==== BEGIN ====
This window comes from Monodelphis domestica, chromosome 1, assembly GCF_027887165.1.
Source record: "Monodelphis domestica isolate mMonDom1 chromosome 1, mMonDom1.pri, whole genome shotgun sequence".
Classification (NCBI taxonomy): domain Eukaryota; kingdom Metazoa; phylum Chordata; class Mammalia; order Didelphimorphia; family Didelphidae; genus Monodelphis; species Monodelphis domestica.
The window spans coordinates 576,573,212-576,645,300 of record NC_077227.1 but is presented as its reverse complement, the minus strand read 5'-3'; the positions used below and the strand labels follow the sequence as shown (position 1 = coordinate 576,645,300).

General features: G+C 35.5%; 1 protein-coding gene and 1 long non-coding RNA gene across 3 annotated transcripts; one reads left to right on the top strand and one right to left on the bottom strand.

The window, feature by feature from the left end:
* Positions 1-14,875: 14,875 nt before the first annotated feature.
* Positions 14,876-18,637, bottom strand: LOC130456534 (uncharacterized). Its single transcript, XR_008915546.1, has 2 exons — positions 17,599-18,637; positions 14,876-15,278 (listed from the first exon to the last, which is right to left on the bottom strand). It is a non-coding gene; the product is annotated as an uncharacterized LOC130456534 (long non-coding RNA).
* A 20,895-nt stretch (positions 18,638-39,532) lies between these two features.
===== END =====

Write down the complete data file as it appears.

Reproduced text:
This window comes from Monodelphis domestica, chromosome 1, assembly GCF_027887165.1.
Source record: "Monodelphis domestica isolate mMonDom1 chromosome 1, mMonDom1.pri, whole genome shotgun sequence".
Classification (NCBI taxonomy): domain Eukaryota; kingdom Metazoa; phylum Chordata; class Mammalia; order Didelphimorphia; family Didelphidae; genus Monodelphis; species Monodelphis domestica.
The window spans coordinates 576,573,212-576,645,300 of record NC_077227.1 but is presented as its reverse complement, the minus strand read 5'-3'; the positions used below and the strand labels follow the sequence as shown (position 1 = coordinate 576,645,300).

General features: G+C 35.5%; 1 protein-coding gene and 1 long non-coding RNA gene across 3 annotated transcripts; one reads left to right on the top strand and one right to left on the bottom strand.

The window, feature by feature from the left end:
* Positions 1-14,875: 14,875 nt before the first annotated feature.
* Positions 14,876-18,637, bottom strand: LOC130456534 (uncharacterized). Its single transcript, XR_008915546.1, has 2 exons — positions 17,599-18,637; positions 14,876-15,278 (listed from the first exon to the last, which is right to left on the bottom strand). It is a non-coding gene; the product is annotated as an uncharacterized LOC130456534 (long non-coding RNA).
* A 20,895-nt stretch (positions 18,638-39,532) lies between these two features.